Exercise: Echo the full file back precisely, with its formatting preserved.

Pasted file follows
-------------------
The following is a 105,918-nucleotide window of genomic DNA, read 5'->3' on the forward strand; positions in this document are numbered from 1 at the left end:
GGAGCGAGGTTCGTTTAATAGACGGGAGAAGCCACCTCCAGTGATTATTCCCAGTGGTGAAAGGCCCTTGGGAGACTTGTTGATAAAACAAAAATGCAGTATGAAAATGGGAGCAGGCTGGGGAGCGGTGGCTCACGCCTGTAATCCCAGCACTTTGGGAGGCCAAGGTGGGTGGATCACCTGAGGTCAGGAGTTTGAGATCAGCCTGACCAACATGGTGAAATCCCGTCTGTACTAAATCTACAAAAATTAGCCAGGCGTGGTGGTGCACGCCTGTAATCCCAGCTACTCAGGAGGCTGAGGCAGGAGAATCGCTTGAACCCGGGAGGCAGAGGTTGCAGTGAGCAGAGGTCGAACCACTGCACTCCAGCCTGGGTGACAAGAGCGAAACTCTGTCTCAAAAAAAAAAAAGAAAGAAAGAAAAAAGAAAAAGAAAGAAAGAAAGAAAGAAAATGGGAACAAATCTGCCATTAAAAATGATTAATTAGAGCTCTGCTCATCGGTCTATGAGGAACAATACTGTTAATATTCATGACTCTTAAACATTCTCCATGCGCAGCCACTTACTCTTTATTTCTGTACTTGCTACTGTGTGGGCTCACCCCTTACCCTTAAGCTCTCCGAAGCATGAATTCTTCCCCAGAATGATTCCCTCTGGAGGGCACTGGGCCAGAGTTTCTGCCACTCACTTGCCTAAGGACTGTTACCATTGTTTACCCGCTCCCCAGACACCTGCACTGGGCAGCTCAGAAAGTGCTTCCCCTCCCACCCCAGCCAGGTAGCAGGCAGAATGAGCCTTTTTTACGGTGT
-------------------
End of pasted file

The following is a 105,918-nucleotide window of genomic DNA, read 5'->3' on the forward strand; positions in this document are numbered from 1 at the left end:
GGAGCGAGGTTCGTTTAATAGACGGGAGAAGCCACCTCCAGTGATTATTCCCAGTGGTGAAAGGCCCTTGGGAGACTTGTTGATAAAACAAAAATGCAGTATGAAAATGGGAGCAGGCTGGGGAGCGGTGGCTCACGCCTGTAATCCCAGCACTTTGGGAGGCCAAGGTGGGTGGATCACCTGAGGTCAGGAGTTTGAGATCAGCCTGACCAACATGGTGAAATCCCGTCTGTACTAAATCTACAAAAATTAGCCAGGCGTGGTGGTGCACGCCTGTAATCCCAGCTACTCAGGAGGCTGAGGCAGGAGAATCGCTTGAACCCGGGAGGCAGAGGTTGCAGTGAGCAGAGGTCGAACCACTGCACTCCAGCCTGGGTGACAAGAGCGAAACTCTGTCTCAAAAAAAAAAAAGAAAGAAAGAAAAAAGAAAAAGAAAGAAAGAAAGAAAGAAAATGGGAACAAATCTGCCATTAAAAATGATTAATTAGAGCTCTGCTCATCGGTCTATGAGGAACAATACTGTTAATATTCATGACTCTTAAACATTCTCCATGCGCAGCCACTTACTCTTTATTTCTGTACTTGCTACTGTGTGGGCTCACCCCTTACCCTTAAGCTCTCCGAAGCATGAATTCTTCCCCAGAATGATTCCCTCTGGAGGGCACTGGGCCAGAGTTTCTGCCACTCACTTGCCTAAGGACTGTTACCATTGTTTACCCGCTCCCCAGACACCTGCACTGGGCAGCTCAGAAAGTGCTTCCCCTCCCACCCCAGCCAGGTAGCAGGCAGAATGAGCCTTTTTTACGGTGT